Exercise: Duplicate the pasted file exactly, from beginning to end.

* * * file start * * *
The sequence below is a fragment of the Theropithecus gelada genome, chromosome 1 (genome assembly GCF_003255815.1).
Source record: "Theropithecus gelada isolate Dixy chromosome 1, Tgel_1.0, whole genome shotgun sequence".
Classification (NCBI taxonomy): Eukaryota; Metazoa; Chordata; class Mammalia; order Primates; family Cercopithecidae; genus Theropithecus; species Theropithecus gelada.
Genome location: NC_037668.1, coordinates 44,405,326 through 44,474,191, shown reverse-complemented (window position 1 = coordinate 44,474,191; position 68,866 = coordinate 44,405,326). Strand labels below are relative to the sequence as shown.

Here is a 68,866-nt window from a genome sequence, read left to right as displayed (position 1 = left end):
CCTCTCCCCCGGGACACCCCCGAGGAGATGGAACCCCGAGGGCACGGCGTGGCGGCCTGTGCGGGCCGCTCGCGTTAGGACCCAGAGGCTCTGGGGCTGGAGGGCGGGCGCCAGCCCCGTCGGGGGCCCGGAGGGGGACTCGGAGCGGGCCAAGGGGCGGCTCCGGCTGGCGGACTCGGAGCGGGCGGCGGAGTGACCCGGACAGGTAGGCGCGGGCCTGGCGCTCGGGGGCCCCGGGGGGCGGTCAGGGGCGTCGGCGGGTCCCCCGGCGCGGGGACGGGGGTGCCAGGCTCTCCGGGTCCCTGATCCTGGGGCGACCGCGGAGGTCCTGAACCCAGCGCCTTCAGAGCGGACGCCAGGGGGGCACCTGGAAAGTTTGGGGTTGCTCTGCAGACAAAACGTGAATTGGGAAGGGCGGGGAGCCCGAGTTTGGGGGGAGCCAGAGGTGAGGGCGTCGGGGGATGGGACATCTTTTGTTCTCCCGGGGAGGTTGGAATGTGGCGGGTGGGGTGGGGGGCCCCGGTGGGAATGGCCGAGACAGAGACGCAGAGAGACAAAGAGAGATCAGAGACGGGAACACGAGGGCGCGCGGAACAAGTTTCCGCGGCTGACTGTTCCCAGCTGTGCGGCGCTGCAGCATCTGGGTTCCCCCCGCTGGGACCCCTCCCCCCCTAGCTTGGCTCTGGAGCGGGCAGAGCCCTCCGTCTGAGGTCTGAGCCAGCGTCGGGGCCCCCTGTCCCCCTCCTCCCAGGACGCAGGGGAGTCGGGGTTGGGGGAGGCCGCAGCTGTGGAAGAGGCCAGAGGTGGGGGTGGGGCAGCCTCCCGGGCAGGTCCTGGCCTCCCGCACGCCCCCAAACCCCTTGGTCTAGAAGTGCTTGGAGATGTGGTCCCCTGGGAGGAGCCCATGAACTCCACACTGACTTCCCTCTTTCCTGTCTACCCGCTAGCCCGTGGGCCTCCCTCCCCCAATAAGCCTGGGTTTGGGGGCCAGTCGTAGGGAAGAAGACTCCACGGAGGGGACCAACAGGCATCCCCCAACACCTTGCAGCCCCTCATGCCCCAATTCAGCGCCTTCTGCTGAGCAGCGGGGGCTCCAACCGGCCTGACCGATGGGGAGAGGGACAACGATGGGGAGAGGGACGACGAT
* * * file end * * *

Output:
The sequence below is a fragment of the Theropithecus gelada genome, chromosome 1 (genome assembly GCF_003255815.1).
Source record: "Theropithecus gelada isolate Dixy chromosome 1, Tgel_1.0, whole genome shotgun sequence".
Classification (NCBI taxonomy): Eukaryota; Metazoa; Chordata; class Mammalia; order Primates; family Cercopithecidae; genus Theropithecus; species Theropithecus gelada.
Genome location: NC_037668.1, coordinates 44,405,326 through 44,474,191, shown reverse-complemented (window position 1 = coordinate 44,474,191; position 68,866 = coordinate 44,405,326). Strand labels below are relative to the sequence as shown.

Here is a 68,866-nt window from a genome sequence, read left to right as displayed (position 1 = left end):
CCTCTCCCCCGGGACACCCCCGAGGAGATGGAACCCCGAGGGCACGGCGTGGCGGCCTGTGCGGGCCGCTCGCGTTAGGACCCAGAGGCTCTGGGGCTGGAGGGCGGGCGCCAGCCCCGTCGGGGGCCCGGAGGGGGACTCGGAGCGGGCCAAGGGGCGGCTCCGGCTGGCGGACTCGGAGCGGGCGGCGGAGTGACCCGGACAGGTAGGCGCGGGCCTGGCGCTCGGGGGCCCCGGGGGGCGGTCAGGGGCGTCGGCGGGTCCCCCGGCGCGGGGACGGGGGTGCCAGGCTCTCCGGGTCCCTGATCCTGGGGCGACCGCGGAGGTCCTGAACCCAGCGCCTTCAGAGCGGACGCCAGGGGGGCACCTGGAAAGTTTGGGGTTGCTCTGCAGACAAAACGTGAATTGGGAAGGGCGGGGAGCCCGAGTTTGGGGGGAGCCAGAGGTGAGGGCGTCGGGGGATGGGACATCTTTTGTTCTCCCGGGGAGGTTGGAATGTGGCGGGTGGGGTGGGGGGCCCCGGTGGGAATGGCCGAGACAGAGACGCAGAGAGACAAAGAGAGATCAGAGACGGGAACACGAGGGCGCGCGGAACAAGTTTCCGCGGCTGACTGTTCCCAGCTGTGCGGCGCTGCAGCATCTGGGTTCCCCCCGCTGGGACCCCTCCCCCCCTAGCTTGGCTCTGGAGCGGGCAGAGCCCTCCGTCTGAGGTCTGAGCCAGCGTCGGGGCCCCCTGTCCCCCTCCTCCCAGGACGCAGGGGAGTCGGGGTTGGGGGAGGCCGCAGCTGTGGAAGAGGCCAGAGGTGGGGGTGGGGCAGCCTCCCGGGCAGGTCCTGGCCTCCCGCACGCCCCCAAACCCCTTGGTCTAGAAGTGCTTGGAGATGTGGTCCCCTGGGAGGAGCCCATGAACTCCACACTGACTTCCCTCTTTCCTGTCTACCCGCTAGCCCGTGGGCCTCCCTCCCCCAATAAGCCTGGGTTTGGGGGCCAGTCGTAGGGAAGAAGACTCCACGGAGGGGACCAACAGGCATCCCCCAACACCTTGCAGCCCCTCATGCCCCAATTCAGCGCCTTCTGCTGAGCAGCGGGGGCTCCAACCGGCCTGACCGATGGGGAGAGGGACAACGATGGGGAGAGGGACGACGAT